Professor Chris Oliver 1960-2023

Professor Chris Oliver was a passionate and outspoken advocate for cycling
Cycling UK member, orthopaedic surgeon and passionate campaigner Professor Chris Oliver has died at the age of 63. Cycling UK’s Suzanne Forup recalls an enthusiastic and energetic colleague who was generous with his time and expertise

Despite his significant weight loss, Professor Chris Oliver remained a larger-than-life character. Unorthodox, direct and great fun to be around, Chris was a stalwart supporter of Cycling UK for many years, serving on both the CTC Scotland committee as chair, and, briefly, on CTC Council.

The rigours of obtaining an alphabet’s worth of post-graduate qualifications, combined with years of being on call and shift work, led to a weight gain that could only be tackled with surgery. A gastric LapBand in 2007 was a turning point for Chris, enabling a 12.5 stone weight loss and the start of his life as the ‘Cycling Surgeon’.

This transformation meant that Chris was already well known online when he was voted into the position of CTC Scotland chair in 2011. He took on this post with his signature enthusiasm and energy, setting up our Scotland Twitter account and increasing our visibility, using his connections to support projects and raise our profile.

Chris was passionate about our Play Together on Pedals programme, understanding the need to enable children to enjoy the thrill of cycling in their early years and start learning a life skill. His interest and connections enabled us to publish our first phase findings in the British Journal of Sports Medicine, ensuring the impact of our life-changing programme was seen across the UK and beyond.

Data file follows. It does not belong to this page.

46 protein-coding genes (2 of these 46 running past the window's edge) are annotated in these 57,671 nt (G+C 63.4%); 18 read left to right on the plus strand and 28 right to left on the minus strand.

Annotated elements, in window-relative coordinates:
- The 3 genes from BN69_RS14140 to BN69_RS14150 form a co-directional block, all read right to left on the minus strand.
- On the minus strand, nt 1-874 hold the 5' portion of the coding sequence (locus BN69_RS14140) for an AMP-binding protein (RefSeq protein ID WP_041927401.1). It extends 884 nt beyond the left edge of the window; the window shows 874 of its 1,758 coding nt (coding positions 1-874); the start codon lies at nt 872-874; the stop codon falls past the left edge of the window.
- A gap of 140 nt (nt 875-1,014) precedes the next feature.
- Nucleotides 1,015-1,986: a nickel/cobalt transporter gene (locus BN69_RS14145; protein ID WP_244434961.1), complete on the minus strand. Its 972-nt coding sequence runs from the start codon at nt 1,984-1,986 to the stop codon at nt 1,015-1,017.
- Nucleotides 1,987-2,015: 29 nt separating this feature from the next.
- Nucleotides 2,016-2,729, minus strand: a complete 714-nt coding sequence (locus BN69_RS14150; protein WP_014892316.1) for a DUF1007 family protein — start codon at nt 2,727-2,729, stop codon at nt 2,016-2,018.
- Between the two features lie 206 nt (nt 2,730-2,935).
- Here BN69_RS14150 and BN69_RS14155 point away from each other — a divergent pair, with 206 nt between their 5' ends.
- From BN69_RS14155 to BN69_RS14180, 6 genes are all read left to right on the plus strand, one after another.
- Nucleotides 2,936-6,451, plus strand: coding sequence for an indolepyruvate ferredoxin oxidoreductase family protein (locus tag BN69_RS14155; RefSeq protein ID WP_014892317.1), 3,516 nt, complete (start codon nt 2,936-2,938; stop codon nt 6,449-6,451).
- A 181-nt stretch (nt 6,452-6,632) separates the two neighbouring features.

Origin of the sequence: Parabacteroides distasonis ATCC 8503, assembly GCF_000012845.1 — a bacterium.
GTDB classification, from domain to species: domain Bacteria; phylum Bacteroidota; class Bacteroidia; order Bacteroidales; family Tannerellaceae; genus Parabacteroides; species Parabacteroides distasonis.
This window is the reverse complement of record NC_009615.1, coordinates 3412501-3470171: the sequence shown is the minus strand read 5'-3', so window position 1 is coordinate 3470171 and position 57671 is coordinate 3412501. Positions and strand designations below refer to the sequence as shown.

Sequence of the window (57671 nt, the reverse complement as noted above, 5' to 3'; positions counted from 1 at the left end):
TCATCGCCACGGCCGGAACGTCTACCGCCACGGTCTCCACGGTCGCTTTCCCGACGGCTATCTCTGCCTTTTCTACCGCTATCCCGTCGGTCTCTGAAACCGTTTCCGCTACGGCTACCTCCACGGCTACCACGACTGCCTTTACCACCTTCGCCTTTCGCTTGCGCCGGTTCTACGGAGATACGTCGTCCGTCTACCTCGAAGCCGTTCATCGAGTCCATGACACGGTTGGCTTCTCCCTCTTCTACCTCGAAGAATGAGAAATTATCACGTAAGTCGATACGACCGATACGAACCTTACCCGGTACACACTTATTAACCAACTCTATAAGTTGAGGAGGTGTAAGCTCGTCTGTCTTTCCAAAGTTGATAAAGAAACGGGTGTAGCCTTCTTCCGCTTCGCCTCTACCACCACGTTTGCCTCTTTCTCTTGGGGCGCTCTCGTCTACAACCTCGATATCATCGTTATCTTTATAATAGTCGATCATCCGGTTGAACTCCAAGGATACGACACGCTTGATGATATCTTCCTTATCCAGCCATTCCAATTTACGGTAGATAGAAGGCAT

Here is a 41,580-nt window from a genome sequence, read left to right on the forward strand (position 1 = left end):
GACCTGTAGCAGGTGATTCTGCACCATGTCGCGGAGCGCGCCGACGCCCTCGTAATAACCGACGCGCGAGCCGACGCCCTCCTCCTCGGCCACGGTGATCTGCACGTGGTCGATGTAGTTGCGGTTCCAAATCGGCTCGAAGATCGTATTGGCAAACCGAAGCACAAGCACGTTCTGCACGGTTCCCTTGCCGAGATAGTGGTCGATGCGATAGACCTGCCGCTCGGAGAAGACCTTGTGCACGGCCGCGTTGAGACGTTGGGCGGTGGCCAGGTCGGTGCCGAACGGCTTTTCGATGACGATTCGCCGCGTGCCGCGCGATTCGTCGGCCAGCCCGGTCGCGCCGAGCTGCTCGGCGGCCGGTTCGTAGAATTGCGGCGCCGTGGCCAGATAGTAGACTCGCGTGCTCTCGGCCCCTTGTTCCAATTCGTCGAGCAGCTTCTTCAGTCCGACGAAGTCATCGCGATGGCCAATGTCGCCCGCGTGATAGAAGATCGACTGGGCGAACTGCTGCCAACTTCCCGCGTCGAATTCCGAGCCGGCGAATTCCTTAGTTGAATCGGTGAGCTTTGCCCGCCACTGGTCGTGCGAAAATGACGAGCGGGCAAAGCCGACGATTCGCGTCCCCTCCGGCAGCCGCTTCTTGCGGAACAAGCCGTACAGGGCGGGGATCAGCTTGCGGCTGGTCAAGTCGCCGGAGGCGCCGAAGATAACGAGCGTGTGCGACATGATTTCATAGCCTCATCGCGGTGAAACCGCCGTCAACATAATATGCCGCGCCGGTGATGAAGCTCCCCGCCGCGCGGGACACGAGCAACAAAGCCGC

Despite his heavy workload and range of voluntary posts, Chris was always happy to contribute his expertise and life story to events and use his knowledge to make connections and build alliances. He was a powerhouse of energy, supporting several cycling campaigns, including Walk Cycle Vote and Spokes, giving his time generously to the causes he believed in.

As a keynote speaker at Cycling UK in Scotland’s Cycling to Public Health conference in 2018, he blended his personal experience with the science of inactivity to illustrate the changes that need to be made in Scotland so we can all live a healthy, long and active life.

While much of his time was spent online, speaking to the press and raising the profile of cycling in its many forms, Chris was also willing to get involved in the less glamorous aspects of cycle promotion.

One of my clearest memories of Chris was standing in the pouring rain together under our sagging and damaged CTC Scotland gazebo at Pedal for Scotland, wondering how we would pass the health and safety check that was coming our way. Ever resourceful, Chris produced a roll of duct tape and used his orthopaedic surgery skills to affect a solid repair before we were audited!

Chris was outspoken, unafraid to cause controversy and challenge people, particularly those offering criticism without offering help, but I always found him to be warm, funny and generous.

My last email from Chris was in 2020, reaching out to support the career development of a young woman who was working for another organisation that Chris supported in a voluntary capacity – she went on to successfully apply for a role in the Cycling UK in Scotland team the following year.

Chris has been taken far too soon and will be missed by so many of us across the cycling industry, and far beyond into the health and medical sectors. Our hearts go out to those closest to him.